Sage: A Bit of Botany
a little botanical information on sage

Salvia officinalis, commonly known as sage, is a member of the Lamiaceae family.

This perennial, evergreen subshrub, produces woody stems, grayish leaves, and blue to purplish flowers.

Sage cultivars vary greatly in size, color of leaf and flower, as well as foliage pattern. They can have many variegated leaf types.

The Old World type of sage reaches approximately 2 feet (0.61 m) in height and width. Most commonly it boasts lavender colored flowers, but they can also be white, pink, or purple. The plant flowers in late spring or summer.

Sage leaves are oblong, ranging in length and width up to 2.5 inches (6.4 cm) by 1 inch (2.5 cm). Leaves are grey-green colored, rugose (wrinkled; corrugated) on their top sides; and due to the existence of many short soft hairs, nearly white underneath. Modern cultivars include leaves with color ranges of purple, rose, cream, and yellow in many variegated combinations.

common names & nomenclature
The genus name salvia means “to save”. The specific epithet officinalis refers to plants with a well-established value.

Also known as:
garden sage, common sage, golden sage, kitchen sage, true sage, culinary sage, dalmatian sage, broadleaf sage

Sage, the herb of wisdom
Sage: Where in the World
habitat and range for sage

Salvia officinalis is native to the Mediterranean region, though it has naturalized in many places throughout the world.

Sage: Cultivation & Harvesting
considerations for growing and harvesting sage

Sage grows on sunny dry banks and stony places. Is usually found in limestone areas and often where there is very little soil.

Requires a very well-drained light sandy soil.

Sow seeds in a greenhouse in March or April. Germination usually takes place within 2 weeks. Transplant out the seedlings into individual pots when they are large enough to handle and plant them out in early summer.

The leaves are best harvested before the plant comes into flower and are dried for later use.

Store whole dried sage leaves, cut dried sage leaves, powdered sage leaves and other varieties in an airtight container in a cool, dry place.

Sage: The Rest of the Story
sage history, folklore, literature & more

setting sage to work
Sage is a common herb in the kitchens of anyone who enjoys cooking. It’s used most often to add spice to poultry and other delicious dishes. And while sage provides wonderful flavor to meals, it has even more important uses in the world of herbal medicine. In fact, it has a variety of uses you may never have heard about.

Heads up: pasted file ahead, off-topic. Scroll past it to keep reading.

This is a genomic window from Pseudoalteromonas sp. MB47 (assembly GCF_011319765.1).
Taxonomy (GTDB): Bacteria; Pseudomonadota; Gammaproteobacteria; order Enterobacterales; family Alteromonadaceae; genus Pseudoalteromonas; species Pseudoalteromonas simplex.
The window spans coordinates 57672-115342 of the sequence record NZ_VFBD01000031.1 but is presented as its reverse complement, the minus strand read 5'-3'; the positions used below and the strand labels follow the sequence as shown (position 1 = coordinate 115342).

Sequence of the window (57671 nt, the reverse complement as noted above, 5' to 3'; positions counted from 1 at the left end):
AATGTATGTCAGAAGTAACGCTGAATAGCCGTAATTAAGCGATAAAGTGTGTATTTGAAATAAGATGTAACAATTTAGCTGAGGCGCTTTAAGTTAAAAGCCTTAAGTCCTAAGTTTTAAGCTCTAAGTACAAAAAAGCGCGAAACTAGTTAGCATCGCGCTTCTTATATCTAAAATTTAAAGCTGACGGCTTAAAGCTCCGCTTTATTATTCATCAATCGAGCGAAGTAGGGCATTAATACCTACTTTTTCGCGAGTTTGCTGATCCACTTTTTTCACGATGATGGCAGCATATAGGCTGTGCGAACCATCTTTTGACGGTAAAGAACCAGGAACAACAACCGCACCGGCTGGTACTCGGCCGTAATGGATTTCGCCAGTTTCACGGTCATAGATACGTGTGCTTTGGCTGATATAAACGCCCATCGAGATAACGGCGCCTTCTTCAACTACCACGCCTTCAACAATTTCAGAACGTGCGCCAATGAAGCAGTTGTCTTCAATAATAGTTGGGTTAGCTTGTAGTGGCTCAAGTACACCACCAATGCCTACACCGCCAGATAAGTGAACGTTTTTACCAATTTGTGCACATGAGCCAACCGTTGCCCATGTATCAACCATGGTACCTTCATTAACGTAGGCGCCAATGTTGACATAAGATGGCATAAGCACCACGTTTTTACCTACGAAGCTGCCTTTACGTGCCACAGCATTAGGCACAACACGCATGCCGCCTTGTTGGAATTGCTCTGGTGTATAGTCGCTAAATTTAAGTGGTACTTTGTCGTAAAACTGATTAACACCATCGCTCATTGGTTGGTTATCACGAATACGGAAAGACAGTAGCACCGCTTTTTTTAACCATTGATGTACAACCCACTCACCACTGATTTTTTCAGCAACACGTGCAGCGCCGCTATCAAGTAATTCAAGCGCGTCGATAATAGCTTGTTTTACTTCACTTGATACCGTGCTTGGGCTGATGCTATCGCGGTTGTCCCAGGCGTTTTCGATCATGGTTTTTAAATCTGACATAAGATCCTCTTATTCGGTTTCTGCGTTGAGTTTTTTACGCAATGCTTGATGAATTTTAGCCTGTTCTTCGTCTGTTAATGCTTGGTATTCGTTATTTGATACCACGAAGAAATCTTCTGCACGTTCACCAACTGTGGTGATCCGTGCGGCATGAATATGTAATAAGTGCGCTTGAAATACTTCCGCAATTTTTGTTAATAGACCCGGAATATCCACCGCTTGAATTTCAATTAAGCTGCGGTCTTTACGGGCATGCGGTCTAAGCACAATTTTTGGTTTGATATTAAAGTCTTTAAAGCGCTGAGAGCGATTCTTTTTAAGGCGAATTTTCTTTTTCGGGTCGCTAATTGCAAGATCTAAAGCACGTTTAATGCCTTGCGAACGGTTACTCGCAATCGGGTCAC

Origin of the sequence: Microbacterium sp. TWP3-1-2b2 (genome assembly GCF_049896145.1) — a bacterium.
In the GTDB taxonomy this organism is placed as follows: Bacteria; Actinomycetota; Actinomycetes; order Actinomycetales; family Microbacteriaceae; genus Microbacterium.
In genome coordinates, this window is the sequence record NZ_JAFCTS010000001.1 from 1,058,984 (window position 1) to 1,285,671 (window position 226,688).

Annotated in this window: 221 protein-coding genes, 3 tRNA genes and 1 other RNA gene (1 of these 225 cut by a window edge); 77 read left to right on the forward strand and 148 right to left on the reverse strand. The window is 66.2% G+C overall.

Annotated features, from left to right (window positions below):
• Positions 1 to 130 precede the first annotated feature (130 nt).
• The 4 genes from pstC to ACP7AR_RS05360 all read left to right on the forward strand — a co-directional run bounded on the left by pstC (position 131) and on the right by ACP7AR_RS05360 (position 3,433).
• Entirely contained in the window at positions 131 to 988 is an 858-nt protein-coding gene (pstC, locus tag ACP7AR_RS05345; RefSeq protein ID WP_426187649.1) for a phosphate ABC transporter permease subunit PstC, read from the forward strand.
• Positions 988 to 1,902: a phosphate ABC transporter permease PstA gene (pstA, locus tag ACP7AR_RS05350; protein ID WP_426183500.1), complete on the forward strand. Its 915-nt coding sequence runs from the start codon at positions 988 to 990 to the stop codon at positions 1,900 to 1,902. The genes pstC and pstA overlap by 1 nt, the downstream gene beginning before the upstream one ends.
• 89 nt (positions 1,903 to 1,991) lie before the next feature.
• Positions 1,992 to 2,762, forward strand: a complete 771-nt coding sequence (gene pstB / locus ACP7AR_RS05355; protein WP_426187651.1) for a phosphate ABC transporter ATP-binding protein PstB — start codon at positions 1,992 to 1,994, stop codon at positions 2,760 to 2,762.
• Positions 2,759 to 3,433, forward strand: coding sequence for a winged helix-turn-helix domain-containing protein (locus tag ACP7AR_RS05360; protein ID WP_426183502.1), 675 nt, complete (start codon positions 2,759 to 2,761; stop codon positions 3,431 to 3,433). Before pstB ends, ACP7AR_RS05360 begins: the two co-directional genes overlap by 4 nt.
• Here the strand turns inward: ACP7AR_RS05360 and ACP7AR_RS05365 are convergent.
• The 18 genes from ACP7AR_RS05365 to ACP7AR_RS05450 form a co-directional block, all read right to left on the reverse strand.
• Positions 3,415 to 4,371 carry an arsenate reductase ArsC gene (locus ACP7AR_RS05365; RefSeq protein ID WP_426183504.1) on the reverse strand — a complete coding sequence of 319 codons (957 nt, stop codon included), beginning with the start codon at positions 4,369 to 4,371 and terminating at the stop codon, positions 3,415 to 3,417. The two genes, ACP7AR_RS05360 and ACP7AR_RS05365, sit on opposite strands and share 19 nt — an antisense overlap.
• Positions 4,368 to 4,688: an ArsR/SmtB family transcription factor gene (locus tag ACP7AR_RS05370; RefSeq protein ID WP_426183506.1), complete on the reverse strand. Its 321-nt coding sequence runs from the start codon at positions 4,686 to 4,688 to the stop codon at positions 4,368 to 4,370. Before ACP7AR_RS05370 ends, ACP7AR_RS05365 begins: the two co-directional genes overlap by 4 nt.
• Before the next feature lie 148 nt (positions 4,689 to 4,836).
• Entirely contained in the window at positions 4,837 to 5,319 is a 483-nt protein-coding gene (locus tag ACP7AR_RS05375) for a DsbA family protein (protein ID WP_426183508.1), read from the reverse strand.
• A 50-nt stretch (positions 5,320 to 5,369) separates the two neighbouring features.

Sage is a good overall herb also known as a tonic herb to help improve your health. It generally boosts your energy and helps your immune system to work better. It can also help you to feel relief from stress and tension that comes from every day difficulties and busy schedules. Externally, sage can be used to treat insect bites. The fresh leaves can be applied directly to the skin to give this relief. It will help to soothe the burn and diminish pain and swelling.

When you’re suffering from a sore throat, sage can be used in a mouthwash or gargle. It will help to relieve the pain that often accompanies colds and other infections. It will also be a good remedy for mouth pain such as ulcers and blisters that can affect the delicate skin. Sage can also provide a reprieve from the complications of asthma. It helps to reduce the symptoms so you can experience more time with good health.

For women’s health, sage has some very important roles. It is estrogenic, which means it affects the hormone levels of estrogen in the body. Sage can actually help to regulate the menstrual cycle. You’ll have fewer problems with missed periods and it can also affect your menstrual flow. If you’re making the transition to menopause, sage can help to reduce symptoms such as hot flashes and sweating.

For the digestive system, sage also has implications. It can help to treat problems with diarrhea. It will slow down the intestines and allow them to absorb nutrients and water so that you won’t experience dehydration, cramping, and frequent trips to the bathroom.

You can use sage leaves in an infusion or a tincture to get a concentrated dose that provides the best health benefits. You can also add a high quality dried sage herb to your favorite recipes to enjoy the flavor of this delicious herb. And fresh leaves can be used to treat irritations from bug bites.

Sage is so useful; it’s a shame to keep it hidden in the spice cabinet. Pull it out and use it for the many health improvements it can provide.